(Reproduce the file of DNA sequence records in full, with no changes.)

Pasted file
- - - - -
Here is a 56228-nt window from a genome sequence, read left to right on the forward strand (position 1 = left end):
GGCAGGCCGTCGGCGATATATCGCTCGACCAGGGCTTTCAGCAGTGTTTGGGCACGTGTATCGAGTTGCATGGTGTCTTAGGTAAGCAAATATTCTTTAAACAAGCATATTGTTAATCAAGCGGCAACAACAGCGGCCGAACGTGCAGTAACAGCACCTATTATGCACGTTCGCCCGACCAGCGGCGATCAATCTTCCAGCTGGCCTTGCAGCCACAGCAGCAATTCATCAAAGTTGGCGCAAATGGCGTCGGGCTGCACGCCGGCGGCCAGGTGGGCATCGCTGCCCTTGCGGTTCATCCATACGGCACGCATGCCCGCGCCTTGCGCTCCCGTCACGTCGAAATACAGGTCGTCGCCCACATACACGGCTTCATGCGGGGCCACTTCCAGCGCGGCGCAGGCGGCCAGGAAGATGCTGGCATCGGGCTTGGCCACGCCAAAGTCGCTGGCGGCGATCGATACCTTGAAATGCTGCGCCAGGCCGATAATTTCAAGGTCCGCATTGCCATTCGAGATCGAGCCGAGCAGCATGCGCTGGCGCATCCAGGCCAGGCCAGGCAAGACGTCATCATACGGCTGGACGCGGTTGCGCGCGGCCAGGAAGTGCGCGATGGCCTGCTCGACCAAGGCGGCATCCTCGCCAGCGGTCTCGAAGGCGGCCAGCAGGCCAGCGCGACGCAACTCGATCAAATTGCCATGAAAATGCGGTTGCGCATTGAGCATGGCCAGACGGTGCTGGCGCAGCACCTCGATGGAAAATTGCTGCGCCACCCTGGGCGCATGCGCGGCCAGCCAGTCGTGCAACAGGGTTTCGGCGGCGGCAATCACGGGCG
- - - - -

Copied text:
Here is a 56228-nt window from a genome sequence, read left to right on the forward strand (position 1 = left end):
GGCAGGCCGTCGGCGATATATCGCTCGACCAGGGCTTTCAGCAGTGTTTGGGCACGTGTATCGAGTTGCATGGTGTCTTAGGTAAGCAAATATTCTTTAAACAAGCATATTGTTAATCAAGCGGCAACAACAGCGGCCGAACGTGCAGTAACAGCACCTATTATGCACGTTCGCCCGACCAGCGGCGATCAATCTTCCAGCTGGCCTTGCAGCCACAGCAGCAATTCATCAAAGTTGGCGCAAATGGCGTCGGGCTGCACGCCGGCGGCCAGGTGGGCATCGCTGCCCTTGCGGTTCATCCATACGGCACGCATGCCCGCGCCTTGCGCTCCCGTCACGTCGAAATACAGGTCGTCGCCCACATACACGGCTTCATGCGGGGCCACTTCCAGCGCGGCGCAGGCGGCCAGGAAGATGCTGGCATCGGGCTTGGCCACGCCAAAGTCGCTGGCGGCGATCGATACCTTGAAATGCTGCGCCAGGCCGATAATTTCAAGGTCCGCATTGCCATTCGAGATCGAGCCGAGCAGCATGCGCTGGCGCATCCAGGCCAGGCCAGGCAAGACGTCATCATACGGCTGGACGCGGTTGCGCGCGGCCAGGAAGTGCGCGATGGCCTGCTCGACCAAGGCGGCATCCTCGCCAGCGGTCTCGAAGGCGGCCAGCAGGCCAGCGCGACGCAACTCGATCAAATTGCCATGAAAATGCGGTTGCGCATTGAGCATGGCCAGACGGTGCTGGCGCAGCACCTCGATGGAAAATTGCTGCGCCACCCTGGGCGCATGCGCGGCCAGCCAGTCGTGCAACAGGGTTTCGGCGGCGGCAATCACGGGCG